France’s recent arms sale to India is not in itself a game changer in South Asia’s balance of power, but, coupled with the United States’ decision to cut military assistance to Pakistan (Delhi’s arch rival), it is destined to produce some aftershocks in the region’s defense dynamics.
India secured 36 Rafale multi-role fighters from France’s aircraft manufacturer Dassault Aviation – an $8.8 billion deal was signed by French Defense Minister Jean-Yves Le Drian and his Indian counterpart Manohar Parrikar on September 23, after almost 18 months of quarrels over the contract terms. The first delivery is expected by September 2019 and all jet fighters will be at the disposal of the Indian Air Force (IAF) within six years. It took 16 years for an Indian government to fulfil its commitment to reinforcing the national air force with new generation fighters.
The new arms sale arrangement highlights a breakthrough in the Indo-French defense relationship. Apart from Delhi-Paris joint cooperation to manufacture six Scorpene submarines, from 2000 to 2015 France provided India with military items worth $715 million, as opposed to the $966 million in military goods that Pakistan bought from French defense producers. According to the Stockholm International Peace Research Institute (SIPRI), however, between 2011 and 2015 Islamabad received only $24 million in military-related supplies from France. Clearly there has been a shift in the French defense manufacturers’ business opportunities from Islamabad to Delhi.
A valuable asset against Pakistan?
The nuclear-capable Rafale can mount 150-km range Meteor air-to-air missiles and 300-km Scalp air-to-ground cruise missiles. Some Indian observers view Rafale’s capabilities as a combat advantage over Pakistan’s F-16 jets, at a time when tensions between Delhi and Islamabad over the disputed Himalayan territory of Kashmir have again reached boiling point. That escalation is a result of the armed raid on the Indian military outpost in Uri on September 18 and the subsequent “surgical strikes” by the Indian armed forces on terrorist launch pads across the line of control in Pakistan-occupied Kashmir.
Currently, India’s air force can deploy in large part outdated Russian-built Sukhoi 30-MKI fighters to challenge superior Pakistani F-16s.
Rafale fighter jets will be modified to meet specific Indian demands. As part of the deal, Dassault will provide a weapons package and reinvest 50% of the value of the contract in India, with the participation of indigenous enterprises. Still, the French aviation company is ready to produce Rafales in India in the event Delhi makes a bigger order, declaring that it is committed to Indian Prime Minister Narendra Modi’s “Make in India” project, designed to turn the country into a global manufacturing hub.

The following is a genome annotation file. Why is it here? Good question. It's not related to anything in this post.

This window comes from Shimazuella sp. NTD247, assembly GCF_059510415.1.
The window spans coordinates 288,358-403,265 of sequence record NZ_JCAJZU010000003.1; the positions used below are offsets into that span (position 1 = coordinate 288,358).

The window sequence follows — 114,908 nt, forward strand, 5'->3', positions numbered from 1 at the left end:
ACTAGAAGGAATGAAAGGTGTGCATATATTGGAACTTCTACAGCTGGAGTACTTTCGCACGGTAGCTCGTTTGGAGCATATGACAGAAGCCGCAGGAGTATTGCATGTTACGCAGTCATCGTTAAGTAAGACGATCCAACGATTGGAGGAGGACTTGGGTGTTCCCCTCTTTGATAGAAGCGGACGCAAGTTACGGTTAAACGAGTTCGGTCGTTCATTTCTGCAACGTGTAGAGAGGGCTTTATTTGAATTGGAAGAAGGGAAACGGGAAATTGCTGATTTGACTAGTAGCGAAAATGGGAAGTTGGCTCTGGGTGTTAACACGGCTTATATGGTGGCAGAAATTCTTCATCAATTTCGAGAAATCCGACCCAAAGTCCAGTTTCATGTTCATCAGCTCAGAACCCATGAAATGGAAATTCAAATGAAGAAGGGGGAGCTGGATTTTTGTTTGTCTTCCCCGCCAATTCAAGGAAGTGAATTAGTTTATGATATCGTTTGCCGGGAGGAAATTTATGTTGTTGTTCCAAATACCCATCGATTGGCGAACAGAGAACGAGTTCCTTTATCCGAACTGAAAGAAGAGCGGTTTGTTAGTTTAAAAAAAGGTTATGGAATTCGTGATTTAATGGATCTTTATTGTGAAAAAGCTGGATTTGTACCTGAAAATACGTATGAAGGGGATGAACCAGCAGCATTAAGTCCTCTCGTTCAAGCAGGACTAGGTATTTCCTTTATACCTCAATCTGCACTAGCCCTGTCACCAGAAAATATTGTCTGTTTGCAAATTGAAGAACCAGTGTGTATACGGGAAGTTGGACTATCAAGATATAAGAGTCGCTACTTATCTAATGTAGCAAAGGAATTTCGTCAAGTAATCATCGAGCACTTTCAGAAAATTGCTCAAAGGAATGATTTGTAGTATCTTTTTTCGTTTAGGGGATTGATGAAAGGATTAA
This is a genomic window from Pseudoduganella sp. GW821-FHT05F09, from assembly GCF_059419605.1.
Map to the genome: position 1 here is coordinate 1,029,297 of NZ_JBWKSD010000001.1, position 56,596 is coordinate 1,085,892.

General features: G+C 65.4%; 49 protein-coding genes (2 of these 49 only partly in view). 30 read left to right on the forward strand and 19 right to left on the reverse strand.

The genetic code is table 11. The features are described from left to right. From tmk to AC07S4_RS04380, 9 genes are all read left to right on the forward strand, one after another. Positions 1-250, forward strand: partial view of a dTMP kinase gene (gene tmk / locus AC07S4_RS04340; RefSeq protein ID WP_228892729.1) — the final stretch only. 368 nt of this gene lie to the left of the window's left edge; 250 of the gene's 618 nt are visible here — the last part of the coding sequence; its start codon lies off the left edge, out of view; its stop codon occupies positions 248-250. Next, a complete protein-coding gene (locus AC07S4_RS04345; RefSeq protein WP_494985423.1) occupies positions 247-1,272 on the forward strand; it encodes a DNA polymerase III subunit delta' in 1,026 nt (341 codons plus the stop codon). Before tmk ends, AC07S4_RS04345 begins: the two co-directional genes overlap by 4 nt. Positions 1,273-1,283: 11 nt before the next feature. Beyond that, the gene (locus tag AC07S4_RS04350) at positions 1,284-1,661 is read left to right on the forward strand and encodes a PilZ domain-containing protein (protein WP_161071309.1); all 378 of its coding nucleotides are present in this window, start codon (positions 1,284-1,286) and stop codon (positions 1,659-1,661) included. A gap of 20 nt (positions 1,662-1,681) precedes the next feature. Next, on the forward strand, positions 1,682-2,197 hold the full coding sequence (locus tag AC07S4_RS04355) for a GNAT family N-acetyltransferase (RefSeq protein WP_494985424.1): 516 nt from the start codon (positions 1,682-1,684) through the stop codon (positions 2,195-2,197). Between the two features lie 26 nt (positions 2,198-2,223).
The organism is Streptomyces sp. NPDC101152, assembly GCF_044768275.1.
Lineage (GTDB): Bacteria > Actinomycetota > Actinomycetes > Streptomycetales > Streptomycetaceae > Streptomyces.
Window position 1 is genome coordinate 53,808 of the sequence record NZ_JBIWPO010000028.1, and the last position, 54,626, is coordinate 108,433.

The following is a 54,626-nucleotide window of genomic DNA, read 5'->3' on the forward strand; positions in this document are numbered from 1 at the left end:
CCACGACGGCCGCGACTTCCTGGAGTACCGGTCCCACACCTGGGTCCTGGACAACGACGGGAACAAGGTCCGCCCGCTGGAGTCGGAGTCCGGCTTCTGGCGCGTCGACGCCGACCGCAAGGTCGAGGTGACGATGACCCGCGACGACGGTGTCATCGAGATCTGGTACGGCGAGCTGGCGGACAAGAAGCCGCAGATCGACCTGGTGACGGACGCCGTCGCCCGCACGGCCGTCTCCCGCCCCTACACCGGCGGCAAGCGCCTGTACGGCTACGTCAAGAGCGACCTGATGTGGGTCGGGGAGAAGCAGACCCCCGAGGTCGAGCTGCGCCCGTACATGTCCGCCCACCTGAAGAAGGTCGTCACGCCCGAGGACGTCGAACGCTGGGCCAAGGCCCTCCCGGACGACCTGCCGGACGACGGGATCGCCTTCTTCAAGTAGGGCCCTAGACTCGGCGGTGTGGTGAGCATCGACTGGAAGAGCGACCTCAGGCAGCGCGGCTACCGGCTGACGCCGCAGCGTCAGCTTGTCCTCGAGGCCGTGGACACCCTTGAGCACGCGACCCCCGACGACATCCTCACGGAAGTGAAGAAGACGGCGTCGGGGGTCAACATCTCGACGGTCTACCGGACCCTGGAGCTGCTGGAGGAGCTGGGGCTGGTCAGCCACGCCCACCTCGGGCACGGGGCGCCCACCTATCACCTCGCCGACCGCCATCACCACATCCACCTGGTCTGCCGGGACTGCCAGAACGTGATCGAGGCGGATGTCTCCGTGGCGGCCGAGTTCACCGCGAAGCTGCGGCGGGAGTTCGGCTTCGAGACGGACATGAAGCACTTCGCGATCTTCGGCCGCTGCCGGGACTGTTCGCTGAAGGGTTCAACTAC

Filling the gap
Due to the high costs, Rafales’ acquisition has drawn a great deal of criticism in India. Modi’s government has so far rebutted the argument, underlining that it sealed a better agreement than the one the previous United Progressive Alliance (UPA) cabinet had tried to conclude.
Immediately after the announcement of the purchase, the Indian National Congress leadership blasted Modi and his Bharatiya Janata Party. The Indian major opposition force contends that 36 Rafale fighter jets do not serve IAF’s operational needs and that, during its tenure, the Congress-led ruling UPA coalition worked to buy 126 omni-role fighters (including relative technology), the minimum number for IAF’s requirements.
The IAF would need 42 fighter squadrons to counter threats from Pakistan and China, according to Congress top brass and former Defense minister AK Antony. In his estimate, Delhi’s air force has now only 32 squadrons up and running and, without new inductions, they will drop to 25 by 2022. By and large, Antony’s figures match those of many military analysts – 42 to 45 squadrons of fighters as an optimal level and 32 to 33 the current Indian fleet’s size.
Pakistan lags behind
In the past months, the Pakistani government has stressed that its air force would have to retire 190 planes by 2020. That will prompt Islamabad to buy new fighters if it wants to maintain the current level of 350 to 400 aircraft and try to catch up with India’s fresh acquisitions.
The US Senate blocked a deal for eight F-16 Block-52 fighter aircraft with Pakistan in May and refused $300 million in defense aid to Islamabad in August. Many congressmen in Capitol Hill think that Islamabad is an unreliable ally in the war against terrorist organizations operating on Pakistani soil and in Afghanistan.
Without the US-made F-16s, and with reduced political and financial cover from Washington, Pakistan will have to turn either to Russia for its Sukhoi Su-35 or to China for its J-20 stealth fighter (which is still under development) and Chengdu J-10 to modernize its jets fleet with fifth generation aircraft. That is unless logistical and financial hurdles push the Pakistani Air Force (PAF) to veer to fighters of inferior caliber, like it already did with the procurement of used F-16s from Jordan in the past.
France is yet another option for the PAF, but it remains to be seen whether, in the presence of a relative tender or request from Islamabad, Paris wants to incur Delhi’s inevitable displeasure and thus jeopardize potential military agreements with the Indians that are already in the offing, not least possible new orders of Rafales for the IAF.